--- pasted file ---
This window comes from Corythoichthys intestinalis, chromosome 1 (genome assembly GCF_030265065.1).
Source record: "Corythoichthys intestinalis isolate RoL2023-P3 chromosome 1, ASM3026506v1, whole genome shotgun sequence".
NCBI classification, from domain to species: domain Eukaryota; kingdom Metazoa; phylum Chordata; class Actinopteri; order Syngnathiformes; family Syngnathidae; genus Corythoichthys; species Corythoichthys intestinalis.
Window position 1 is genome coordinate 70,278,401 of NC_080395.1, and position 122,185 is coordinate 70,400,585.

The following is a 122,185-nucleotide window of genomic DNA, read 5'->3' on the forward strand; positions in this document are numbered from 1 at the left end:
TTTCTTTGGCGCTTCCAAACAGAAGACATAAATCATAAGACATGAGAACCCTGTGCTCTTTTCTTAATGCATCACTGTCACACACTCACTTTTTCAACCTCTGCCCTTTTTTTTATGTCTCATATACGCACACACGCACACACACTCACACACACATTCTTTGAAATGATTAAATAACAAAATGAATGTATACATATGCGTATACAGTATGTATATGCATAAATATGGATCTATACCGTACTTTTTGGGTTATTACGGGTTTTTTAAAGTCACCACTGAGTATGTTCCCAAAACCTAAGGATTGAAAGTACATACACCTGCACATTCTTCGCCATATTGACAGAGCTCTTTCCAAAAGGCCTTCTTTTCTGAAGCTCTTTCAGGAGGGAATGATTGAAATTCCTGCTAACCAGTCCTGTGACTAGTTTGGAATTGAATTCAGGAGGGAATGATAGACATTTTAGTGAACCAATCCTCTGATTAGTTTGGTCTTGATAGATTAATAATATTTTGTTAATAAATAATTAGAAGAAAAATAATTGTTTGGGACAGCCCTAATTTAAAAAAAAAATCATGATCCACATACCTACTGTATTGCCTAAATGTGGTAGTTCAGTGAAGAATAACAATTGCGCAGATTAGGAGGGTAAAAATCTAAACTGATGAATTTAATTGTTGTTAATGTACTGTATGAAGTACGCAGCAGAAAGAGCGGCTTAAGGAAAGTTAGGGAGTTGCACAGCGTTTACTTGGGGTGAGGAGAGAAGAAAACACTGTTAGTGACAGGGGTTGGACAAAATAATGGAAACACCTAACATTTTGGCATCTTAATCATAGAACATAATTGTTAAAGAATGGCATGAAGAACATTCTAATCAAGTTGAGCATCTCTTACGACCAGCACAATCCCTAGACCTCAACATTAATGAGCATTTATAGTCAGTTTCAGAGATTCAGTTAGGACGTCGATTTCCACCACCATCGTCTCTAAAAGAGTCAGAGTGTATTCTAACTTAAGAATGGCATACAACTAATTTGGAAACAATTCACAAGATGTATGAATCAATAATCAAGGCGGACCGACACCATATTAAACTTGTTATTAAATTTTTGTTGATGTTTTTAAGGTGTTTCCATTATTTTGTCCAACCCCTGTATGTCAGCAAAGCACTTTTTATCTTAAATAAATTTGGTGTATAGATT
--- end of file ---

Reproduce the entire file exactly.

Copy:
This window comes from Corythoichthys intestinalis, chromosome 1 (genome assembly GCF_030265065.1).
Source record: "Corythoichthys intestinalis isolate RoL2023-P3 chromosome 1, ASM3026506v1, whole genome shotgun sequence".
NCBI classification, from domain to species: domain Eukaryota; kingdom Metazoa; phylum Chordata; class Actinopteri; order Syngnathiformes; family Syngnathidae; genus Corythoichthys; species Corythoichthys intestinalis.
Window position 1 is genome coordinate 70,278,401 of NC_080395.1, and position 122,185 is coordinate 70,400,585.

The following is a 122,185-nucleotide window of genomic DNA, read 5'->3' on the forward strand; positions in this document are numbered from 1 at the left end:
TTTCTTTGGCGCTTCCAAACAGAAGACATAAATCATAAGACATGAGAACCCTGTGCTCTTTTCTTAATGCATCACTGTCACACACTCACTTTTTCAACCTCTGCCCTTTTTTTTATGTCTCATATACGCACACACGCACACACACTCACACACACATTCTTTGAAATGATTAAATAACAAAATGAATGTATACATATGCGTATACAGTATGTATATGCATAAATATGGATCTATACCGTACTTTTTGGGTTATTACGGGTTTTTTAAAGTCACCACTGAGTATGTTCCCAAAACCTAAGGATTGAAAGTACATACACCTGCACATTCTTCGCCATATTGACAGAGCTCTTTCCAAAAGGCCTTCTTTTCTGAAGCTCTTTCAGGAGGGAATGATTGAAATTCCTGCTAACCAGTCCTGTGACTAGTTTGGAATTGAATTCAGGAGGGAATGATAGACATTTTAGTGAACCAATCCTCTGATTAGTTTGGTCTTGATAGATTAATAATATTTTGTTAATAAATAATTAGAAGAAAAATAATTGTTTGGGACAGCCCTAATTTAAAAAAAAAATCATGATCCACATACCTACTGTATTGCCTAAATGTGGTAGTTCAGTGAAGAATAACAATTGCGCAGATTAGGAGGGTAAAAATCTAAACTGATGAATTTAATTGTTGTTAATGTACTGTATGAAGTACGCAGCAGAAAGAGCGGCTTAAGGAAAGTTAGGGAGTTGCACAGCGTTTACTTGGGGTGAGGAGAGAAGAAAACACTGTTAGTGACAGGGGTTGGACAAAATAATGGAAACACCTAACATTTTGGCATCTTAATCATAGAACATAATTGTTAAAGAATGGCATGAAGAACATTCTAATCAAGTTGAGCATCTCTTACGACCAGCACAATCCCTAGACCTCAACATTAATGAGCATTTATAGTCAGTTTCAGAGATTCAGTTAGGACGTCGATTTCCACCACCATCGTCTCTAAAAGAGTCAGAGTGTATTCTAACTTAAGAATGGCATACAACTAATTTGGAAACAATTCACAAGATGTATGAATCAATAATCAAGGCGGACCGACACCATATTAAACTTGTTATTAAATTTTTGTTGATGTTTTTAAGGTGTTTCCATTATTTTGTCCAACCCCTGTATGTCAGCAAAGCACTTTTTATCTTAAATAAATTTGGTGTATAGATT